- Tags. The Tags widget provides a huge number of different subsets of information that span publishers and types of product. Want to get a list of every campaign game of every type ever offered? Click on campaign games. Want to see a list of products that use the “High Ground!” maps? Click on that tag. There are a large number of tags to allow you to access the compendium in a huge number of different ways. Tags are organized in order of the number of results from top to bottom, so the most common tags are at the top.
Each product entry in the World of ASL compendium contains, in addition to other information, one or more paragraphs of description and commentary. These commentaries are solely the opinion of the author; other people may have other opinions of these products. Whenever possible, opinions were based on personal play and evaluation. In cases where this was not possible, a good-faith effort was made to assess the general reputation a product has attained in the ASL community.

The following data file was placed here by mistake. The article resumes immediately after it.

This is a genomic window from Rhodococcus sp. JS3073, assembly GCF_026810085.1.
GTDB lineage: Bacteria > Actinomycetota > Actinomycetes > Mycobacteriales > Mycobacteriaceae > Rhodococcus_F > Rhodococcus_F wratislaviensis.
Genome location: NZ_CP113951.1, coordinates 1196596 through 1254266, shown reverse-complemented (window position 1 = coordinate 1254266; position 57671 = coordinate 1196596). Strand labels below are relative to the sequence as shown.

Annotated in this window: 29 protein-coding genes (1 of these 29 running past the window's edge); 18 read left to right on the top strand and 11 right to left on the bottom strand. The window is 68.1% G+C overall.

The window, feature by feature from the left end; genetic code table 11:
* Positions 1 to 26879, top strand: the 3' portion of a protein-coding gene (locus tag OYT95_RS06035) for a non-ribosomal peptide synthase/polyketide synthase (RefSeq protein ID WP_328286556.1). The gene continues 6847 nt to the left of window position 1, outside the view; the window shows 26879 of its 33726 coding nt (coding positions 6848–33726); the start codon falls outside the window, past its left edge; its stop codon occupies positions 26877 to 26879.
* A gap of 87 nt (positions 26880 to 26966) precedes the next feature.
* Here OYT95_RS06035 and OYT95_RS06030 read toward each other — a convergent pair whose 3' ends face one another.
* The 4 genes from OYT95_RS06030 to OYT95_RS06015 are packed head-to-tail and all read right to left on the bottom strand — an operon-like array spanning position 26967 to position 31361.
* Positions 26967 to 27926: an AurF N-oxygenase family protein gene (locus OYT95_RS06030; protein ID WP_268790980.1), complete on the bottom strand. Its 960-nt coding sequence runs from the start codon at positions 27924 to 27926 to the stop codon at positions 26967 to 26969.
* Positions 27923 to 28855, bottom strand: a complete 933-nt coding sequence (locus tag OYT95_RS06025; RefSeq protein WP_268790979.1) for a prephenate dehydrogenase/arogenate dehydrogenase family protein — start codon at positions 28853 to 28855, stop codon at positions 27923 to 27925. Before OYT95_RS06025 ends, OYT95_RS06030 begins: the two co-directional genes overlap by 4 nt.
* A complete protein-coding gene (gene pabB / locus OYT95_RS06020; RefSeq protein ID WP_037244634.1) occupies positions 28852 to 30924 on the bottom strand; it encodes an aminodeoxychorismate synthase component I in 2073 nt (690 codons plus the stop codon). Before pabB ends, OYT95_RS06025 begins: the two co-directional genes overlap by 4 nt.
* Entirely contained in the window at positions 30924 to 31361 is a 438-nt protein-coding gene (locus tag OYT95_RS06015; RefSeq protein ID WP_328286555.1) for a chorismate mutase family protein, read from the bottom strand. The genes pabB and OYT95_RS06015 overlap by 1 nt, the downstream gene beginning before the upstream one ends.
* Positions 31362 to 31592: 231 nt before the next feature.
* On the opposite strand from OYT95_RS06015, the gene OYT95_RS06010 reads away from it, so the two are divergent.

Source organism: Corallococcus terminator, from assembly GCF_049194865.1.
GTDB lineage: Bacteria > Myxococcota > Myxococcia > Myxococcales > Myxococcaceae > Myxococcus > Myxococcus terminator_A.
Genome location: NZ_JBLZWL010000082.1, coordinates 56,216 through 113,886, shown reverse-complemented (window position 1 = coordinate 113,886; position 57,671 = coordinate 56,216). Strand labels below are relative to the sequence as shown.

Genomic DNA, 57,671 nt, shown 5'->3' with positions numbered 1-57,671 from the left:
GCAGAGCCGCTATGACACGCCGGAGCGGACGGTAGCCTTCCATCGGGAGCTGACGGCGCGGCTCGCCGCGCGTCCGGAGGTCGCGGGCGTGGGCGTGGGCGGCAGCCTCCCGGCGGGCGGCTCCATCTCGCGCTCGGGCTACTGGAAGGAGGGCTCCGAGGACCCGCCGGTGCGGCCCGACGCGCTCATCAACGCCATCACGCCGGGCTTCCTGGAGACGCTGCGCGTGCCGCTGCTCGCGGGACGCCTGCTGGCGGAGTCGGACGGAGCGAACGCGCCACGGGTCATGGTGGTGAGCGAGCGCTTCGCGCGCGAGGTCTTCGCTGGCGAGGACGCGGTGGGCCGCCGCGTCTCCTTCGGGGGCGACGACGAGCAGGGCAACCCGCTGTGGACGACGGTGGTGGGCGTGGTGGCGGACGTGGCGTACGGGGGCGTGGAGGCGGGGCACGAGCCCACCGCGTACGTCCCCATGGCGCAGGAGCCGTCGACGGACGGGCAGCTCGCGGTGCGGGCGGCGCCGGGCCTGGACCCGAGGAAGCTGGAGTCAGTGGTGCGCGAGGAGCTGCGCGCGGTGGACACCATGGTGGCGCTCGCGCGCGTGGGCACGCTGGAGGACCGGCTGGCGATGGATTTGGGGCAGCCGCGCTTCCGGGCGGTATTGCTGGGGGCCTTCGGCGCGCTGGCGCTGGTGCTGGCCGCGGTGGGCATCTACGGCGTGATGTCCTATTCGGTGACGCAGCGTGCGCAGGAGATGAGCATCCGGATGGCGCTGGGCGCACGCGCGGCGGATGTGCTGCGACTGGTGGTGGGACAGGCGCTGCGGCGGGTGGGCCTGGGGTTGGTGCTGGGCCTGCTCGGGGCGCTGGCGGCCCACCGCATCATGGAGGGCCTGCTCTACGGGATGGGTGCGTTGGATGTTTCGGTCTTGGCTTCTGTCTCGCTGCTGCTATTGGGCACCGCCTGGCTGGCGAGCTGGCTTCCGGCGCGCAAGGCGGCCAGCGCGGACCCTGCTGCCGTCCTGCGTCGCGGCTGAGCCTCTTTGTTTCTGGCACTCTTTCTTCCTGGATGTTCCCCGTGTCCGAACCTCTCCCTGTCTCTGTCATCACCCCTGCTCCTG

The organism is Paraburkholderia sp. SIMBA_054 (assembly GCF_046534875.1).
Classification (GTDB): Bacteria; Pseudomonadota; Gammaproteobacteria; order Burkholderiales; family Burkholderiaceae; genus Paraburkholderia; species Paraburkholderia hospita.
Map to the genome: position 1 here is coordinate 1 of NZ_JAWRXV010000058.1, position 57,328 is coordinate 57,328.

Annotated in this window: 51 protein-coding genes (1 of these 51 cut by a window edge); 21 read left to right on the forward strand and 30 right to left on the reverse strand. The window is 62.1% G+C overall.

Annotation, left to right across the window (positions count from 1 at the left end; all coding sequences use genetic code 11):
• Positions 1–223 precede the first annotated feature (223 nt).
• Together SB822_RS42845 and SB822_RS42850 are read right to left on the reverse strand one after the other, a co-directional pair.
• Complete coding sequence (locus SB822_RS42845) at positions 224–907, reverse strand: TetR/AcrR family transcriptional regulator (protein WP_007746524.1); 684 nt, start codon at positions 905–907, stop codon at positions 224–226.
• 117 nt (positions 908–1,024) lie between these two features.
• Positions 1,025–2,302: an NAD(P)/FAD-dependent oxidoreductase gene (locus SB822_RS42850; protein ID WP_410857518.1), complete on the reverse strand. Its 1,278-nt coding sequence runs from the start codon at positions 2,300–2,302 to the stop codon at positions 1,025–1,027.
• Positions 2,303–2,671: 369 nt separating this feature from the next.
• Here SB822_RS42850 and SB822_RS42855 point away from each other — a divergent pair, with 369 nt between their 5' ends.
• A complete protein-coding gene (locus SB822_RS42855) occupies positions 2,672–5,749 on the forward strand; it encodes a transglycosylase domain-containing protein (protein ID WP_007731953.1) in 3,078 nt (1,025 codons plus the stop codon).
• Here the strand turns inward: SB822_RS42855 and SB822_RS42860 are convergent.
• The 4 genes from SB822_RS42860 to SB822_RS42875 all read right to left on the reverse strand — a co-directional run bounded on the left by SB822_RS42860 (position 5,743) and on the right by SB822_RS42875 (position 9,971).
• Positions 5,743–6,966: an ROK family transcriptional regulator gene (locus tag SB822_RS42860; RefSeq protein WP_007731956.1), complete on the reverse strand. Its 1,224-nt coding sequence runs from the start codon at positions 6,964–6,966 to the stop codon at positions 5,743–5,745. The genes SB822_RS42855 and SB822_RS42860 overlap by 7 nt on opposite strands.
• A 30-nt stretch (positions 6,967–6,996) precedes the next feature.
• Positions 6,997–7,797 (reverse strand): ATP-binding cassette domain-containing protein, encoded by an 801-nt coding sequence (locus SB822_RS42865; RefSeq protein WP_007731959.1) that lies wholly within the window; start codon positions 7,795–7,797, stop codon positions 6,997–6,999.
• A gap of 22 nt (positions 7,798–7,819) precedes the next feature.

When the World of ASL compendium began, the commentaries were quite short and mostly descriptive. As new products were added in the later 2000s, the commentaries began to evolve into more full-fledged (sometimes very long) write-ups or even genuine reviews. Thus, items published before 2006 may have much briefer write-ups in the Compendium than items published after that date. Some commentaries are the equivalent of full-fledged “reviews,” depending on how much experience the author has had with the product in question, while others are more like “first impressions.” Most fall somewhere in-between, where the author has had some experience with the product but hasn’t necessarily played every scenario or campaign game.
The author has certain preferences, or “prejudices,” that may be reflected in some of these commentaries. Other people may have different preferences. The author’s preferences include the following: